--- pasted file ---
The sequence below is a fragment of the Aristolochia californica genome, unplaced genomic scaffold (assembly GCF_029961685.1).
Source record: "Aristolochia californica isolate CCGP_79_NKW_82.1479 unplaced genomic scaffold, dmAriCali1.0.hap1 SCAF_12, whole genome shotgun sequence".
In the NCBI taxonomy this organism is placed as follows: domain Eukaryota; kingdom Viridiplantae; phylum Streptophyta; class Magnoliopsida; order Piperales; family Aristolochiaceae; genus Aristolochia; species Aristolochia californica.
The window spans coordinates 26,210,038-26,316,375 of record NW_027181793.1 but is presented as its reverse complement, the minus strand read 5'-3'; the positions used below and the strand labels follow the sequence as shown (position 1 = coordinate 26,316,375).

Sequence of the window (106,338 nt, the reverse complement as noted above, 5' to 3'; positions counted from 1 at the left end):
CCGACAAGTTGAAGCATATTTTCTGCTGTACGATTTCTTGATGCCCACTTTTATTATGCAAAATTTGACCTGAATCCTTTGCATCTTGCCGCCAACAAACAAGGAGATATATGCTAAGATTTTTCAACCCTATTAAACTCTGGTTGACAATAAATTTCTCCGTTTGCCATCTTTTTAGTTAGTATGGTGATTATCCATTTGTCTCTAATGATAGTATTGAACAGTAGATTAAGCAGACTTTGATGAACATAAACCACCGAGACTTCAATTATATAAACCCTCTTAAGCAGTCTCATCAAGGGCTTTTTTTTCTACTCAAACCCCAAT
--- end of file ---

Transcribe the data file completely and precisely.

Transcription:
The sequence below is a fragment of the Aristolochia californica genome, unplaced genomic scaffold (assembly GCF_029961685.1).
Source record: "Aristolochia californica isolate CCGP_79_NKW_82.1479 unplaced genomic scaffold, dmAriCali1.0.hap1 SCAF_12, whole genome shotgun sequence".
In the NCBI taxonomy this organism is placed as follows: domain Eukaryota; kingdom Viridiplantae; phylum Streptophyta; class Magnoliopsida; order Piperales; family Aristolochiaceae; genus Aristolochia; species Aristolochia californica.
The window spans coordinates 26,210,038-26,316,375 of record NW_027181793.1 but is presented as its reverse complement, the minus strand read 5'-3'; the positions used below and the strand labels follow the sequence as shown (position 1 = coordinate 26,316,375).

Sequence of the window (106,338 nt, the reverse complement as noted above, 5' to 3'; positions counted from 1 at the left end):
CCGACAAGTTGAAGCATATTTTCTGCTGTACGATTTCTTGATGCCCACTTTTATTATGCAAAATTTGACCTGAATCCTTTGCATCTTGCCGCCAACAAACAAGGAGATATATGCTAAGATTTTTCAACCCTATTAAACTCTGGTTGACAATAAATTTCTCCGTTTGCCATCTTTTTAGTTAGTATGGTGATTATCCATTTGTCTCTAATGATAGTATTGAACAGTAGATTAAGCAGACTTTGATGAACATAAACCACCGAGACTTCAATTATATAAACCCTCTTAAGCAGTCTCATCAAGGGCTTTTTTTTCTACTCAAACCCCAAT